Cars — Appearances Are Deceiving

For about 20 years, I was challenged with one automobile crisis after another. Supporting myself by being a writer didn’t guarantee a big income.  Although my dreams of writing had manifested and I’d received some fame, appreciation and money, I realized I hadn’t factored in financial security. Life was almost a roller coaster ride.

When my ex and I separated and later divorced, I took the family car, a 1974 Oldsmobile 98. We’d bought it almost new at a good price during one of the gas crunches when gas was expensive and hard to get. We’d been proud of our used luxury vehicle: a soft blue exterior with a fairly plush and roomy interior.

By the early 1980s, the Olds was a senior citizen. Her electric windows weren’t dependable and seldom worked for the back windows. Pretty soon I had to resort to leaving them permanently lowered, not too inconvenient considering California has a short rainy season. In 1984, she took me, my Aunt Rosie, my son, Hansi, and my cousin Ray Scott on a Northern California trip that included Yosemite, San Francisco and the Monterey-Carmel coast, and she didn’t break down. If she had, we would probably have laughed, which we did a great deal of during that journey! With her eight cylinders roaring, she made it up the winding road to the viewing spot for the Yosemite Valley below. My son and cousin enjoyed the view.

Beautiful Yosemite National Park

A nice family who ran a nursery school “adopted” the Olds when I bought a newer used car, thanks to selling my home and downsizing. My cute white Datsun, a shift transmission, had her problems and taught me not to judge a book, or a car, by its cover. She was fine if I was headed straight down the road, but she refused to back up. Fortunately, she was small and light; if I needed a backwards push, a handy friend could help. I learned to anticipate how to maneuver and avoid backing up—it was hell to park, however! Forget parallel parking! Being an optimist with a good sense of humor, I figured it was the Divine telling me I didn’t need to go backwards.

An acquaintance gave me a good deal on a rebuilt transmission but it didn’t prolong the car’s life for very long. My friend Bonnie knew a woman who wanted to sell her used Ford LTD for $400 (as I recall). It had hardly any mileage since for years she’d only used it to go the 8 miles back and forth to work. The fellow I was dating named it the Ghetto Glider, which was funny until one tire, which I didn’t know was a retread, came apart when I had to pick up my daughter, Heidi, at traffic school, some distance from home.

No cell phones in those days—it was leg power and public phones. No buses on Saturday either, so I had to hoof it for a mile to get Heidi, after I left the disabled car. The expensive results of that adventure included a costly new tire, a pricey cab ride, and a disgruntled dog groomer, who had to wait over an hour past closing time for us to pick up our Cockapoo.

Before the Glider left my possession, her timing belt was broken, the dashboard lights didn’t function (try estimating your speed at night!), and the trunk wouldn’t open.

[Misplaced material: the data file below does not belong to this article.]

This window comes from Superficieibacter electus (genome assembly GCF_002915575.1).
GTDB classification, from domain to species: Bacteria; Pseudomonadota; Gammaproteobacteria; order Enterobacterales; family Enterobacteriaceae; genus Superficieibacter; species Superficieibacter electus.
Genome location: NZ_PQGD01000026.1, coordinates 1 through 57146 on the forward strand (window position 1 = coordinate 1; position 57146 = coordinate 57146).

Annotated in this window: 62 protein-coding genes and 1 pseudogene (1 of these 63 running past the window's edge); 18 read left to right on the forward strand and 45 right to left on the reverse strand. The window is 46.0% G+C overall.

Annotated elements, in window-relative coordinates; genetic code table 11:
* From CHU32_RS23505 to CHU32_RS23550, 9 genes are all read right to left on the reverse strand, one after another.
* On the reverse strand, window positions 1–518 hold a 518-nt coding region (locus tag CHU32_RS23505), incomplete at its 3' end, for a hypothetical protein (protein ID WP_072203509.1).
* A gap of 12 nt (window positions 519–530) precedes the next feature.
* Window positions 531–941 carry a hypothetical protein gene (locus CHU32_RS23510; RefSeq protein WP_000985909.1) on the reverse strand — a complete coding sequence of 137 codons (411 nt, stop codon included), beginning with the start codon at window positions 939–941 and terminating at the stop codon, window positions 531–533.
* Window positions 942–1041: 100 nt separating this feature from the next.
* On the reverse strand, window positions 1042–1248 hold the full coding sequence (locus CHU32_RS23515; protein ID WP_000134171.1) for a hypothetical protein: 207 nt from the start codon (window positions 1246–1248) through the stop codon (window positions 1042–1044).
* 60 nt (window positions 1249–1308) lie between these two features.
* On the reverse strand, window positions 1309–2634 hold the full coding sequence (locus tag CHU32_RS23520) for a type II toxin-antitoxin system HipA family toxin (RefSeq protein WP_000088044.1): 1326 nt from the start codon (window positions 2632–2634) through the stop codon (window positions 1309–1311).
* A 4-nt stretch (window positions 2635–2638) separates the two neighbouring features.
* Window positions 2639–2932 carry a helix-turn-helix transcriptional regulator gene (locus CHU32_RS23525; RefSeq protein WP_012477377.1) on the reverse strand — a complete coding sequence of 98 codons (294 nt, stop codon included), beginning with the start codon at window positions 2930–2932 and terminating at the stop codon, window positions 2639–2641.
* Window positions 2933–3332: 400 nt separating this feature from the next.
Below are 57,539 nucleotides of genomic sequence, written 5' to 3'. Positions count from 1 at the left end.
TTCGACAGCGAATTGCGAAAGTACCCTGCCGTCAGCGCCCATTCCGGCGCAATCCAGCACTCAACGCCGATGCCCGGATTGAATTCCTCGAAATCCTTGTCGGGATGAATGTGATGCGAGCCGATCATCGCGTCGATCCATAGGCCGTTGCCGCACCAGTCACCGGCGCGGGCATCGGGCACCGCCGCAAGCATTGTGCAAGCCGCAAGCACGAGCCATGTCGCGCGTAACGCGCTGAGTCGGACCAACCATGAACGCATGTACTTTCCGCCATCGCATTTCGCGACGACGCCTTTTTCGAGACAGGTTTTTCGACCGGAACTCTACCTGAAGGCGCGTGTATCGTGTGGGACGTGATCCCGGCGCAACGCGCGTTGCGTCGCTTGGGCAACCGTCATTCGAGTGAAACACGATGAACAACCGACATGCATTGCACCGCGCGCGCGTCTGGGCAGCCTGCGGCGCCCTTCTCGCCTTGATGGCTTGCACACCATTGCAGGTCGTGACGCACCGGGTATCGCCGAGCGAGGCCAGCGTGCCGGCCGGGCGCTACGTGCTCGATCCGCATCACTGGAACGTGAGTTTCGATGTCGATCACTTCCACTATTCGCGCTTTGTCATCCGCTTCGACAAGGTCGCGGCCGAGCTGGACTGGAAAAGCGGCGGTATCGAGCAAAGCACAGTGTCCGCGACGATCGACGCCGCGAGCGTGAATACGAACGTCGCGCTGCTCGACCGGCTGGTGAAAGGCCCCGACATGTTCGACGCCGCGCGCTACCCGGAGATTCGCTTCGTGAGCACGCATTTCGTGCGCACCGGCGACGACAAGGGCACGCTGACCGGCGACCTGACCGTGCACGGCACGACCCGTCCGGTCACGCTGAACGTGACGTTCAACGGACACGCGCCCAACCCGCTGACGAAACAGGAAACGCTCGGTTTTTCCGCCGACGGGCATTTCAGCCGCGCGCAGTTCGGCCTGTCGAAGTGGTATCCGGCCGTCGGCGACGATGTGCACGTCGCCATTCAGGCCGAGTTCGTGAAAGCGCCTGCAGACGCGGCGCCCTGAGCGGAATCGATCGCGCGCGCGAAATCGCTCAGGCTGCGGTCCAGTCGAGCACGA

In between cars, a new friend lent me his used taupe-colored Porsche since he’d bought a brand new one. What an adventure that was! I had learned to drive on a shift car, and Ms. Porsche just purred around corners and on the canyon roads nearby. Not long after, he took back the used car and lent me his brand new white Porsche 944. It’s a complicated story and so interesting I’ve written a long “short” story about it. I enjoyed it for a while and even crowded two friends into this gorgeous vehicle to attend Pasadena’s bizarre Do-Dah Parade, the humorous answer to the Rose Parade. Within a couple of months I was without transportation again as my friend Bill’s drama played itself out.

Being without an automobile in Los Angeles is a challenge. I was lucky to have available friends with cars, and that Agoura Hills, where I was living at the time, had cheap taxi service. I remember one Sunday I walked a couple of miles, roundtrip, to see a Whoopi Goldberg movie. Besides laughter at the movie and at my predicament, I’d gotten some exercise.

Isaac, a musician and poet friend, came to the rescue. He had an almost new Yugo and was ready to get a more expensive car for his wife and baby. All I had to do was take over the reasonable payments. It was a darling little blue car and smelled like baby crackers. The car didn’t have much gumption and we do have some steep grades between various valleys in Southern California. I put the pedal to the metal and prayed, in the slow lane.

 

Books soon to be released through Kindle:

Melaynie’s Masquerade

16th century historical fiction – Disguised as a cabin

boy, Melaynie Morgan ships off with Francis Drake

to the Caribbean in search of Spanish treasure

 

Mama Liked Army Men

A Tale of Two Fathers

The perils of military life

 

An Army Brat in Libya

Tripoli in the 1950s

Personal history

 

Weird Dates & Strange Mates

Non-fiction with names changed to

Protect the innocent or not…


One Comment

  1. laptop says:

    Say “thanks” you to your parents that they gave you the world

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